When was the last time you over-indulged? Capital Punishment Style? With Habenera Heartburn—Insufferable Indigestion—Mount Vesuvius Acid-reflux—Migraine inducing Nausea—Behemoth Bloating with Boa Constricting belt tightening. Did two boxes of Alka-Seltzer help? A quart of Pepto-Bismol? A case of Tums? An injection of liquid Protonix or stronger? Was an EMS ride to the ER included? Did the ER nurse get the fluids running right away, or did you have a couple more hours endurance in the crowded waiting room? Costly trip, huh? Expensive ice cream?
Gluttony is a weighty matter. It’s addressed in the Old Testament (OT) book of 1 Samuel; along with some of its consequences. Eli was an OT priest and judge of Israel who had two sons; Hophni and Phinehas and “They were wicked men who had no regard for the Lord” 1 Samuel 2:12. Serving as helpers to the high priest, they were allotted a portion of the sacrifices to eat, but they demanded more—much more. How bad were the boys? They took advantage of their position to satisfy their own lust for power, possessions, and control. Their contempt and arrogance toward both people and worship undermined the integrity of the priesthood. Eli knew they were evil, but wouldn’t correct them. These boys stole the first-fruits before they were offered to God on the altar. They were a couple of ruthless chow-hounds. A prophet predicted the destruction of Eli and his family. The two sons dying on the same day was a sign that validated this prophecy. Was it any coincidence that Eli died within hours of his sons? No!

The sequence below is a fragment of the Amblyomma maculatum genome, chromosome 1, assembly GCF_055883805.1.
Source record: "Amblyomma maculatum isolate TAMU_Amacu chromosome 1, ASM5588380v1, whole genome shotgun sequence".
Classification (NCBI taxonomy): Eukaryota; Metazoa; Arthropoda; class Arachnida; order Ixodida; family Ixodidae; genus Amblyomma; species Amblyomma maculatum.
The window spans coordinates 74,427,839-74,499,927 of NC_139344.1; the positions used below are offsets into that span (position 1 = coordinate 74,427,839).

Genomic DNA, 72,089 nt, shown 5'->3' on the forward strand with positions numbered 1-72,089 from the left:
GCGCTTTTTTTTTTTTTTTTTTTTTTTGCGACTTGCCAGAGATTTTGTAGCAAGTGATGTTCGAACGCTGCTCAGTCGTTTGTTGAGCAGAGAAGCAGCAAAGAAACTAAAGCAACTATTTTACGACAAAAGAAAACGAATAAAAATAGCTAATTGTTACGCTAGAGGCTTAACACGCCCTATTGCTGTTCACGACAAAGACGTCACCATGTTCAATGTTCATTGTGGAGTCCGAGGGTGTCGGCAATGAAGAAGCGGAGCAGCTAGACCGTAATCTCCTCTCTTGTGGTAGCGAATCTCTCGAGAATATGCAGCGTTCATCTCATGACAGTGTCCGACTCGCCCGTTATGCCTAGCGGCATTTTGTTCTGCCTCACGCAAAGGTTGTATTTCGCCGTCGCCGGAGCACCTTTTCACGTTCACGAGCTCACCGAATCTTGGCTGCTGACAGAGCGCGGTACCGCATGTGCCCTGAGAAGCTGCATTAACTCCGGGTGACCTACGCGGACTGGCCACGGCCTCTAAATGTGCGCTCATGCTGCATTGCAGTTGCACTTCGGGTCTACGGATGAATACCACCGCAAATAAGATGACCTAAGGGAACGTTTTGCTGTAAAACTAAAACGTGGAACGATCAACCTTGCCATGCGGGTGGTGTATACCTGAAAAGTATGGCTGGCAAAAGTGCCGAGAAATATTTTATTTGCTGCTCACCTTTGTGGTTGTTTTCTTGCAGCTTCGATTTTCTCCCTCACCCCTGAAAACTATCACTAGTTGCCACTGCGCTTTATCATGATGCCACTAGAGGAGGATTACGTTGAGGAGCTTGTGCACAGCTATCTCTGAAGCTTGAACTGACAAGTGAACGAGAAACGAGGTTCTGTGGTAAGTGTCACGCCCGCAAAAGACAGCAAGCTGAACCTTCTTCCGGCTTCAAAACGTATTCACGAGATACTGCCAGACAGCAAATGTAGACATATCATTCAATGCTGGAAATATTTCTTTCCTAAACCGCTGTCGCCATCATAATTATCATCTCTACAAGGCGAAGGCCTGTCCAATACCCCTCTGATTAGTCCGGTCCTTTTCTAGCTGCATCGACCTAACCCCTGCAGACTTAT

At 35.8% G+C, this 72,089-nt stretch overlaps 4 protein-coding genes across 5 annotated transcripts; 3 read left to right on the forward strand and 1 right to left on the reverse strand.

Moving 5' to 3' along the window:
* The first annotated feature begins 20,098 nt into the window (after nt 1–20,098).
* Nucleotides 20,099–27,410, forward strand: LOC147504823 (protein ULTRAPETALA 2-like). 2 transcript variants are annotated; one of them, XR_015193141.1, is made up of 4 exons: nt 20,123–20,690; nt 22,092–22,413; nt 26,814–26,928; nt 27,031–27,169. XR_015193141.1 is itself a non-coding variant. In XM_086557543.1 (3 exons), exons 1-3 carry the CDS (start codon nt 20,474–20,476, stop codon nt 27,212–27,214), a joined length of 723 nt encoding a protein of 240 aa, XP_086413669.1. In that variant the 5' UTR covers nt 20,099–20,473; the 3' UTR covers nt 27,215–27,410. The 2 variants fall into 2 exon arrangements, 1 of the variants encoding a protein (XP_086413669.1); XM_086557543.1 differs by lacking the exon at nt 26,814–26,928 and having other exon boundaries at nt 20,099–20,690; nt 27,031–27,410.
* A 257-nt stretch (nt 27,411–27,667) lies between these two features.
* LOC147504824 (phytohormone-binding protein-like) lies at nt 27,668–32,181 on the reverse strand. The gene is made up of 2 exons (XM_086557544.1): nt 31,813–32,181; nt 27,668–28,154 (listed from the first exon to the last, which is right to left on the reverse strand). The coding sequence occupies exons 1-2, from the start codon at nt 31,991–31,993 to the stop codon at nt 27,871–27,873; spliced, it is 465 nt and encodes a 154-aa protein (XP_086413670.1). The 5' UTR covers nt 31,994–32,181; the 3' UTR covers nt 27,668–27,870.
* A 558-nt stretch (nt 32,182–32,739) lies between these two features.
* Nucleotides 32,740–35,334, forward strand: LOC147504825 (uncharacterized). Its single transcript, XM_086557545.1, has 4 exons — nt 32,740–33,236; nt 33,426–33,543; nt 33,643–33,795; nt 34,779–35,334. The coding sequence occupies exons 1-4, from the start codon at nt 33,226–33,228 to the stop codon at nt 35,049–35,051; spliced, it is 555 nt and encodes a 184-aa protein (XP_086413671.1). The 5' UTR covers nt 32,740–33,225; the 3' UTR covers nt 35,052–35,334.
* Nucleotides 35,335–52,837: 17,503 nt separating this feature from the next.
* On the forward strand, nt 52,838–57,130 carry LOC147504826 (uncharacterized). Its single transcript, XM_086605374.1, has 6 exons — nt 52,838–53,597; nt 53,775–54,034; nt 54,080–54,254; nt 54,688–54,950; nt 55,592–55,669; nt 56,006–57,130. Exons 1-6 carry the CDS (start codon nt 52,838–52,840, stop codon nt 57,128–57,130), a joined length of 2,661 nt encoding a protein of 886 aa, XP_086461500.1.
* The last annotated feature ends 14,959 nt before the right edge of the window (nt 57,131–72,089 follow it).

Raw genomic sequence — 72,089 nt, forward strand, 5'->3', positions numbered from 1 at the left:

The Bible gives us a detailed record of Eli’s death. 1 Samuel 4:18 says, “Eli fell backwards off his chair, by the side of the gate. His neck was broken and he died, for he was an old man and heavy.” Eli was an OT person with a modern problem. The recognition and respect that he earned in public did not extend to his handling of his private and family affairs. He might have been a decent priest but he was a terrible parent. Oh, he responded to others problems, but he definitely didn’t solve any of his own.
When you serve the Lord, putting Him first, it leaves a sweet taste that lingers. When you serve yourself first, and over-indulge, Satan’s pride enters in and turns the sweetness to bitter.
There is a lesson here in over-indulging; know your limitations.